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Cleary continues to mentor future Red Wings

Veteran forward signed a one-year deal with AHL's Grand Rapids Griffins

by Dana Wakiji @Dwakiji /

TRAVERSE CITY, Mich. - Daniel Cleary knows his playing career is nearly over but he's committed to helping the next generation of players achieve what he did.

Cleary, who turns 38 in December, signed a one-year contract Friday with the Red Wings' AHL affiliate, the Grand Rapids Griffins.

"It was a great experience for me last year to go down there, experience that, work with young players," Cleary said. "At 38, I know it's the end of the line but certainly I loved seeing the maturity and the growth of some young players. My goal is to be a good leader for these young guys, help them become great Red Wings. I love the red and white and I've already seen huge strides in a lot of these young players that are going to come up here and be good Red Wings for a long time."

Although it was only the first day of training camp in Traverse City, Cleary was already sporting stitches on his mouth.

"Yes, it's way too early. I should have retired effective last week," Cleary said. "I got hit in the face at the Joe, 14 stitches, but I got taken care of very well at the DMC."

Cleary last played for the Wings in the 2014-15 season, scoring one goal and one assist in his 17 games.

Last season with the Griffins, Cleary scored three goals and 12 assists in 35 games and played in all nine playoff games.

"My role is going to be to make sure these guys, when they get called up, they're ready mentally," Cleary said. "Work on some skills in practice. I used to work on one-timers with Bert (Tyler Bertuzzi) all the time. He couldn't one-time the puck that well because he wasn't focusing on the puck, so keep practicing and then he scored a bunch of goals on one-timers. It's a small example. 

"I certainly want to be a good role model. It's important that they see an older guy making sure that he's working hard and being a good leader on and off the ice."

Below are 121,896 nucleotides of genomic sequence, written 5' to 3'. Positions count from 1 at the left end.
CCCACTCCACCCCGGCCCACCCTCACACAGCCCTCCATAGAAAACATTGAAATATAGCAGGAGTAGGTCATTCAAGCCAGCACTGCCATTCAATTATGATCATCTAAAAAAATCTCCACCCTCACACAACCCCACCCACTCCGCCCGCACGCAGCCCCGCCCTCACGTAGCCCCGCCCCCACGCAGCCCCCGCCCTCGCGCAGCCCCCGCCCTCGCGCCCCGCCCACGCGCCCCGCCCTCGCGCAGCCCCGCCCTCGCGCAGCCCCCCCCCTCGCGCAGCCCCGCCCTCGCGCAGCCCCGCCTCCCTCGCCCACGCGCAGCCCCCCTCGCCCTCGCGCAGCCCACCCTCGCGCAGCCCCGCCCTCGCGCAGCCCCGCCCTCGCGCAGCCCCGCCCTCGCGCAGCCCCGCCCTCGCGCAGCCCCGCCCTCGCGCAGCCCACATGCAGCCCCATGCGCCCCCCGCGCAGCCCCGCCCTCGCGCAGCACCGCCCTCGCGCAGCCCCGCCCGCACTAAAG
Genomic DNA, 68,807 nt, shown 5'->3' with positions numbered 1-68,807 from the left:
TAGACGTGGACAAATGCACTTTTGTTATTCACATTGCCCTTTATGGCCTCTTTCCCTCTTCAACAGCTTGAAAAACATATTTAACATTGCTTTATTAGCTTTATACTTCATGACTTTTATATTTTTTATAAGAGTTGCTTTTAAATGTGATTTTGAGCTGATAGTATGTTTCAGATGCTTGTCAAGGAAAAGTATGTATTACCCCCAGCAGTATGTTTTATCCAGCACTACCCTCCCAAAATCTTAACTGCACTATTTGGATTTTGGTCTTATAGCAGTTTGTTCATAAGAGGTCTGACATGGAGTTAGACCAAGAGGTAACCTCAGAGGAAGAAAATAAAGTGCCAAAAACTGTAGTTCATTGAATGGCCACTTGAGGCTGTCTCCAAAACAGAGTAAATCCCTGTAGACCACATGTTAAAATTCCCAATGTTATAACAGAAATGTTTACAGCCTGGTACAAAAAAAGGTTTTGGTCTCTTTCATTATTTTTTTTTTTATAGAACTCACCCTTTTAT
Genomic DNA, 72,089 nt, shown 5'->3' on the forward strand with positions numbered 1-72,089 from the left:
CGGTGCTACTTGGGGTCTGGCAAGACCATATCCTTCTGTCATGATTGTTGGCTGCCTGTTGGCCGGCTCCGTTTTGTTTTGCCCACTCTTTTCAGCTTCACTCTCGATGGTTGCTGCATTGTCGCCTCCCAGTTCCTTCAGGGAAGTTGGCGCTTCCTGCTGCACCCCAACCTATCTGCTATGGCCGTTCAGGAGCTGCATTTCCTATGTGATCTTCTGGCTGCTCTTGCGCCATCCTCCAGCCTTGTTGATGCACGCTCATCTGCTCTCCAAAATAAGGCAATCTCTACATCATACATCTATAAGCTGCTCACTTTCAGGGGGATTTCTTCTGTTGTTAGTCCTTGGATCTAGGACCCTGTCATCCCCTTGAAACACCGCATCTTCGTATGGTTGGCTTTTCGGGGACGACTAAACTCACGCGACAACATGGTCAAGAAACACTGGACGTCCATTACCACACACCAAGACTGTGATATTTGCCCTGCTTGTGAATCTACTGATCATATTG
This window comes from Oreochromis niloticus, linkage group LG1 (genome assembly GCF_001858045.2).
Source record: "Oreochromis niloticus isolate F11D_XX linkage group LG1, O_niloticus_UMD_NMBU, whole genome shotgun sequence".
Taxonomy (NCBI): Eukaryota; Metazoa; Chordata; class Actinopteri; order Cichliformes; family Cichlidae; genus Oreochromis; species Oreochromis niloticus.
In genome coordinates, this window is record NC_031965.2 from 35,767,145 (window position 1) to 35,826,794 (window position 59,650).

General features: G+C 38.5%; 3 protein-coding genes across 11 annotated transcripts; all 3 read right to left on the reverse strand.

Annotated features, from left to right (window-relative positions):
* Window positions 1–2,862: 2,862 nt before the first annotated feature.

Cleary said he learned from older players when he was establishing himself in the league.

"I remember when I was a young player, Chris Chelios was on my team and he used to always make sure he did battles with me one-on-one, these skating races," Cleary said. "As you get older, you want to be like that. I want to have a young guy say, that's great that he's working with me and helping me. For sure Cheli, and even when I got to Detroit, Drapes (Kris Draper) was a good role model for me, too, in terms of being a leader and working hard every day, never taking a day off. I always appreciated that and respected it."

Now Cleary is happy to be able to pass along the knowledge that he has to the players who are trying to get to the NHL.

Cleary played with Todd Bertuzzi so it was only natural that he would try to help Bertuzzi's nephew, Tyler.

"He's a great young kid and I really just saw him come out of his shell," Cleary said. "He's going to be a great player, he's exactly what the Wings need. He works hard, he's fit, he eats well, he sleeps well, he does everything that he needs to do as a young pro. I'm just encouraging him to keep going, playing well, made sure he read a lot of books, trying to get his knowledge up and his confidence. For certain he's a great kid and he's going to be a really good Red Wing. It is gratifying and it's great to see."

Last year was Bertuzzi's first professional hockey season.

After a slow start, Bertuzzi had 12 goals and 18 assists in 71 regular-season games

In the playoffs, Bertuzzi erupted for seven goals and one assist in nine games.

"When Danny came down to Grand Rapids, he was a great part of my first year pro," Bertuzzi said. "He taught me a lot of things, what to expect, what not to expect. He was almost like a father figure to me."

Cleary said he offered Bertuzzi a book on mental toughness in hockey.

"He was struggling early in the year and he didn't score a goal and he was down on himself," Cleary said. "I was like, 'Kid, you've got to read this book, this book helped me become a Red Wing for 10-12 years.' He read it and his first game back he scored a goal and I don't know if you've ever seen when he scores a goal, he gets all excited and he's into the glass, he's like, a couple of swear words, 'that book you gave me!'"

Wings coach Jeff Blashill said that learning from a former player like Cleary is invaluable.

"Dan Cleary did a real good job, from all accounts, from everybody I spoke to, of being a real good mentor down there, helping young players learn to handle daily pressures of being a pro," Blashill said. "There's just so many things they go through. He's lived it. Dan Cleary has been through lots of situations in pro hockey; he's been at the top, he was a go-to player, he's been a third-fourth line player. He's someone who can really help that situation."

Perhaps in the not-too-distant future Cleary will move into a coaching role. For now, he's happy doing just what he's doing.

"I don't know, I"m going to see where the path takes me, but certainly I have a passion for hockey, I have a passion to stay in it," Cleary said. "I love the Red Wings. I feel that I've given them everything I could and I'm going to continue doing it even though it's not in Detroit."

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